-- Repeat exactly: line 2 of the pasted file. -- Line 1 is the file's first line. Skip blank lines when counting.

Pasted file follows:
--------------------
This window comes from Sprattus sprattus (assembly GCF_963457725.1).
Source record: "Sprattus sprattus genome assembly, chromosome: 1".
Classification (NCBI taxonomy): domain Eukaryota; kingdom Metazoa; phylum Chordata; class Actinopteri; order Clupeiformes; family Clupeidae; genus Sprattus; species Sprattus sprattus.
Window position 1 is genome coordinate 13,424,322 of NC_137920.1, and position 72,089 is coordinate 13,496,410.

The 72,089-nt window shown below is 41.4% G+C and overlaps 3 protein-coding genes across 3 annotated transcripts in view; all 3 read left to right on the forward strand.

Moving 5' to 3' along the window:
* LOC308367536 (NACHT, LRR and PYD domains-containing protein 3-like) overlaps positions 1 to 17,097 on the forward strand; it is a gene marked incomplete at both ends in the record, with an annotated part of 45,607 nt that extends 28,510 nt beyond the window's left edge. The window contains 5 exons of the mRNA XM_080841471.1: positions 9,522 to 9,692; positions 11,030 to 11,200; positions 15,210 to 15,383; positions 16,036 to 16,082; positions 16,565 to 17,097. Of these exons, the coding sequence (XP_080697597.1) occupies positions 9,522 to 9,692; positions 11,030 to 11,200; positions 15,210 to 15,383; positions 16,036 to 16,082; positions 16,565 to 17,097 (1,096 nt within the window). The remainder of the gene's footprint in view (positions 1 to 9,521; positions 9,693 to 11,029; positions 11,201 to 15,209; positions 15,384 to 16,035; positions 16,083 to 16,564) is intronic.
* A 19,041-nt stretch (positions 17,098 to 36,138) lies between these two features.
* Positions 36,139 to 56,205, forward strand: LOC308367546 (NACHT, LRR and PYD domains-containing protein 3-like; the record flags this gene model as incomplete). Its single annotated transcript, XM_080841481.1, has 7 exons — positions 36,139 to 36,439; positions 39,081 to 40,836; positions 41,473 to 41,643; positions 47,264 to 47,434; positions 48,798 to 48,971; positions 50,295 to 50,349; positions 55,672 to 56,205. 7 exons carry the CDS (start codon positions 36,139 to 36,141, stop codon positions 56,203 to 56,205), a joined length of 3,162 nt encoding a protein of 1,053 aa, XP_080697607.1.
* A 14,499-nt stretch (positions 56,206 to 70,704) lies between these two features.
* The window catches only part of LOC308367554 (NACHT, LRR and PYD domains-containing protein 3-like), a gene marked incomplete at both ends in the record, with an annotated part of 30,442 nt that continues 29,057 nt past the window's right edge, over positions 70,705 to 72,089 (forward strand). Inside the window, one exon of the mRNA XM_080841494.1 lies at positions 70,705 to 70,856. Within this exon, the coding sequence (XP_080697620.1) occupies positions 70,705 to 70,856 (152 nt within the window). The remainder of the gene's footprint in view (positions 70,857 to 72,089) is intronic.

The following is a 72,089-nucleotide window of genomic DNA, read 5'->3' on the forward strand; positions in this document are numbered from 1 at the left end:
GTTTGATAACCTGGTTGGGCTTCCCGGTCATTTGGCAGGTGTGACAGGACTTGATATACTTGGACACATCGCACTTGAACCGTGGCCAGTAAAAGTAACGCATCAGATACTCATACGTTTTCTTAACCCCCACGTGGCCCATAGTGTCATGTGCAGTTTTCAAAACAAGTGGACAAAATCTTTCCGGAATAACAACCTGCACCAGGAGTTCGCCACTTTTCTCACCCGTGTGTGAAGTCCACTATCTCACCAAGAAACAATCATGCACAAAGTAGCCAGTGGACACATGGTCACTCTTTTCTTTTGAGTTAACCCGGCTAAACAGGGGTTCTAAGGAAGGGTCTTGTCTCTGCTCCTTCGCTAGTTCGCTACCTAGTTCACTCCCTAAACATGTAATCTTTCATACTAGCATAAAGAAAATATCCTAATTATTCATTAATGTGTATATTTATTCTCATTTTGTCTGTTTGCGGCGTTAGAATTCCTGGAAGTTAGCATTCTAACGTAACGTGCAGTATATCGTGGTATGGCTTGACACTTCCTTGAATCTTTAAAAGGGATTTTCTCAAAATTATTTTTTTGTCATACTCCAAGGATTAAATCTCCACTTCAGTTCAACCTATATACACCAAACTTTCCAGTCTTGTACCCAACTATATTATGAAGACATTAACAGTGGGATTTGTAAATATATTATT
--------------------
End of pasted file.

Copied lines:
Source record: "Sprattus sprattus genome assembly, chromosome: 1".